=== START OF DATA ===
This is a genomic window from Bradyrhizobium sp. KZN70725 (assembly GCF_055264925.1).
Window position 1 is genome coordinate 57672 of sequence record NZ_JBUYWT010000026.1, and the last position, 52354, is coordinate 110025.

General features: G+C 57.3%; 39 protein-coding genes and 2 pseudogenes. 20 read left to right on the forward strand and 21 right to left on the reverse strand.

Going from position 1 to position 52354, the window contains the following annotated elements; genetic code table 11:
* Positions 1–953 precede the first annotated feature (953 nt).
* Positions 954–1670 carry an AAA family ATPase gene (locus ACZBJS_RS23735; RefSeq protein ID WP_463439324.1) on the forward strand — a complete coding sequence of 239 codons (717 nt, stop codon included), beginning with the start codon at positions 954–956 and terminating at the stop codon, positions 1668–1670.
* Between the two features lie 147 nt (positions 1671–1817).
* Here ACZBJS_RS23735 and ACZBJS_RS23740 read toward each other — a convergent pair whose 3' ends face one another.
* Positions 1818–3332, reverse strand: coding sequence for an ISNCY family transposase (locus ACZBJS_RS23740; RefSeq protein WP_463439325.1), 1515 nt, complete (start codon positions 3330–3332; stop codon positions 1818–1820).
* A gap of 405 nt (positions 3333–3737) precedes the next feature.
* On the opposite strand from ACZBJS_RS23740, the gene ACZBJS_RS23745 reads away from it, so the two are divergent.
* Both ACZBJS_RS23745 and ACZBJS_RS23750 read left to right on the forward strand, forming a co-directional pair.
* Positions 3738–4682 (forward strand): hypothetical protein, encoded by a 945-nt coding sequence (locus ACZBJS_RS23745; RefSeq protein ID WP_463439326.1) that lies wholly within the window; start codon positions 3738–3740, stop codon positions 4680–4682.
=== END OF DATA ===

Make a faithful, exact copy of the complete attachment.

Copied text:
This is a genomic window from Bradyrhizobium sp. KZN70725 (assembly GCF_055264925.1).
Window position 1 is genome coordinate 57672 of sequence record NZ_JBUYWT010000026.1, and the last position, 52354, is coordinate 110025.

General features: G+C 57.3%; 39 protein-coding genes and 2 pseudogenes. 20 read left to right on the forward strand and 21 right to left on the reverse strand.

Going from position 1 to position 52354, the window contains the following annotated elements; genetic code table 11:
* Positions 1–953 precede the first annotated feature (953 nt).
* Positions 954–1670 carry an AAA family ATPase gene (locus ACZBJS_RS23735; RefSeq protein ID WP_463439324.1) on the forward strand — a complete coding sequence of 239 codons (717 nt, stop codon included), beginning with the start codon at positions 954–956 and terminating at the stop codon, positions 1668–1670.
* Between the two features lie 147 nt (positions 1671–1817).
* Here ACZBJS_RS23735 and ACZBJS_RS23740 read toward each other — a convergent pair whose 3' ends face one another.
* Positions 1818–3332, reverse strand: coding sequence for an ISNCY family transposase (locus ACZBJS_RS23740; RefSeq protein WP_463439325.1), 1515 nt, complete (start codon positions 3330–3332; stop codon positions 1818–1820).
* A gap of 405 nt (positions 3333–3737) precedes the next feature.
* On the opposite strand from ACZBJS_RS23740, the gene ACZBJS_RS23745 reads away from it, so the two are divergent.
* Both ACZBJS_RS23745 and ACZBJS_RS23750 read left to right on the forward strand, forming a co-directional pair.
* Positions 3738–4682 (forward strand): hypothetical protein, encoded by a 945-nt coding sequence (locus ACZBJS_RS23745; RefSeq protein ID WP_463439326.1) that lies wholly within the window; start codon positions 3738–3740, stop codon positions 4680–4682.